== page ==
Southern politicians – who routinely accused Northern politicians of worse – were, of course, outraged. Particularly incensed was one of Butler’s cousins, Representative Preston Brooks of South Carolina. Brooks’ initial reaction was to challenge Sumner to a duel, but upon deciding that Sumner was no gentleman (like himself) and therefore not of equal social standing, a public beating would have to do instead.
On May 22, 1856, two days after Sumner’s speech, Brooks, along with two associates (Congressmen Laurence Keitt and Henry Edmundson), entered the Senate chamber and approached Sumner, who was working at his desk. After telling Sumner that his speech was an insult to Butler, Brooks began to savagely beat Sumner on the head with his cane. Sumner fell to the ground and became trapped under his desk as Brooks continued to rain blows down upon his head, beating him so hard that his cane snapped in half. When Sumner collapsed, unconscious, Brooks grabbed him with his free hand to hold him up as he continued to beat him with his broken cane.
When fellow senators attempted to intervene, Edmundson blocked them, yelling at all to leave Brooks alone. Keitt reinforced that order by pulling out a pistol and waving it around at anyone who came close. Finally, two other Representatives were able to restrain Brooks, who then calmly left the chamber. Aids were able to revive Sumner and help him out of the Senate to receive medical attention.
The country was predictably split in its reaction to the event. Northerners were appalled by the attack, making Sumner into a martyr, while Southerners celebrated Brooks as a hero. Northern newspapers, such as the New York Post, condemned the assault, writing, “Has it come to this, that we must speak with bated breath in the presence of our Southern masters?… Are we to be chastised as they chastise their slaves? Are we too, slaves, slaves for life, a target for their brutal blows, when we do not comport ourselves to please them?” Conversely, Southern newspapers, such as the Richmond Enquirer, praised the assault as “good in conception, better in execution, and best of all in consequences,” opining that “these vulgar abolitionists in the Senate . . . must be lashed into submission.”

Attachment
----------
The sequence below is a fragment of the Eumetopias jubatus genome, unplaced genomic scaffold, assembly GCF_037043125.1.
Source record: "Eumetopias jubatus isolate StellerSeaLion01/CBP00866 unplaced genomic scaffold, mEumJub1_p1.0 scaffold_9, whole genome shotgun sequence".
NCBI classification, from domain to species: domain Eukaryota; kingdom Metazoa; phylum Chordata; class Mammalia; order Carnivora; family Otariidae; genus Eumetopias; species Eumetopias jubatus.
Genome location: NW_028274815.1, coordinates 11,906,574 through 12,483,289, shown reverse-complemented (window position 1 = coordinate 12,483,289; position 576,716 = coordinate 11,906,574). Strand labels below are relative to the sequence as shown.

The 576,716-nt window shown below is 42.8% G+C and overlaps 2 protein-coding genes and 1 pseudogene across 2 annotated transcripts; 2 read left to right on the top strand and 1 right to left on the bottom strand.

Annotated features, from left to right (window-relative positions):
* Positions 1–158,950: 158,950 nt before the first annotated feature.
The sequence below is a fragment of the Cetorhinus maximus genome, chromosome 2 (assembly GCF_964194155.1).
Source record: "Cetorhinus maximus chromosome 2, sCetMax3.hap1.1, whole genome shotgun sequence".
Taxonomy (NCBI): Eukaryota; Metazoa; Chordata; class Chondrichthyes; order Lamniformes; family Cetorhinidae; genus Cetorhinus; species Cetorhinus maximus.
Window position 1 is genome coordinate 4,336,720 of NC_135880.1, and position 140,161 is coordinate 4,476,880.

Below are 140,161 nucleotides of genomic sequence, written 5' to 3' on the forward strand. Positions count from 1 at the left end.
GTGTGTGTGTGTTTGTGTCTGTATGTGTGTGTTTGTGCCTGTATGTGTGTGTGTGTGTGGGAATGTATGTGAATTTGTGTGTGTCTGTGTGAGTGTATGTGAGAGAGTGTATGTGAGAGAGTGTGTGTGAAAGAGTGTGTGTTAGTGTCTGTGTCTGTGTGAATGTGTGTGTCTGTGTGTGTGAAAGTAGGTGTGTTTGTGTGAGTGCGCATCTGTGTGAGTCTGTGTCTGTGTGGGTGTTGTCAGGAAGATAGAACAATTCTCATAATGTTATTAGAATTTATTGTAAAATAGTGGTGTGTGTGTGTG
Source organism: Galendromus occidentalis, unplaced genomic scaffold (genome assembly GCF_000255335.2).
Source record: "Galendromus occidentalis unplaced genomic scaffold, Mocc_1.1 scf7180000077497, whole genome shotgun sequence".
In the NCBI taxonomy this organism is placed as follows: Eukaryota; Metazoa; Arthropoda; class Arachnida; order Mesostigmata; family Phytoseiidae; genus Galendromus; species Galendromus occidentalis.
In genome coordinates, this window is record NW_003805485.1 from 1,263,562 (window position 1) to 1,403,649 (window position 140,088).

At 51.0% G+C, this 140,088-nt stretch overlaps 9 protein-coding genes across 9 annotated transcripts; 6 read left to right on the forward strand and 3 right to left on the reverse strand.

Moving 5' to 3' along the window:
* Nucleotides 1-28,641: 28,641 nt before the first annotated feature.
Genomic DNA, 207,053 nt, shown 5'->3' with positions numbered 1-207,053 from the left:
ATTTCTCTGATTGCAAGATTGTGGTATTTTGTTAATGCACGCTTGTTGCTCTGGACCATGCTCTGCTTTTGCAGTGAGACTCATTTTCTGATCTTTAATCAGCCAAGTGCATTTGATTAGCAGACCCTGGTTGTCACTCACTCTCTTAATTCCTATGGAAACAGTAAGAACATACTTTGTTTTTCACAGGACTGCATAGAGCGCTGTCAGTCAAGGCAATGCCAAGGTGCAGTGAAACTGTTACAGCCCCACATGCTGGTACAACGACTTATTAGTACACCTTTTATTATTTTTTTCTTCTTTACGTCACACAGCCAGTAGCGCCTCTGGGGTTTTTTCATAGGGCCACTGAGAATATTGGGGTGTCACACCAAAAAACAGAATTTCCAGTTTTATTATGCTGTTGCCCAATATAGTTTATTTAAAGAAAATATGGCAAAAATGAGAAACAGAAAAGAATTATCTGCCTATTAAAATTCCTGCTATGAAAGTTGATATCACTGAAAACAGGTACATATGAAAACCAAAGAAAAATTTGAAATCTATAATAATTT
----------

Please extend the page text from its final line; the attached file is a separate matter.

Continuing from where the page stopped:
Butler was subsequently arrested, convicted of assault, and fined $300 (he received no jail time). When a motion to expel him from the House of Representatives failed due to a lack of Southern support, he resigned his Congressional seat only to be overwhelmingly re-elected by his constituents in the next election. He received hundreds of replacement canes from Southerners as gifts (Fittingly, perhaps, Brooks died a horrible death in January of 1857 right before he was to return to Congress, choking to death from an attack of Croup). Keitt similarly resigned from the House after being censured for his participation in the attack, and his constituents overwhelmingly re-elected him as well.
Proving that there is nothing new under the sun, Southerners later insisted that Sumner was faking his injuries and that the reporting of the event was exaggerated (Crisis actors and fake news, anyone?). In truth, Sumner suffered lifelong health issues from the attack, and it took over three years for him to resume his work as a Senator. In the interim, the Massachusetts legislature overwhelmingly re-elected Sumner as Senator as an anti-slavery statement of their own. Soon afterward, the true bloody battle over slavery would begin.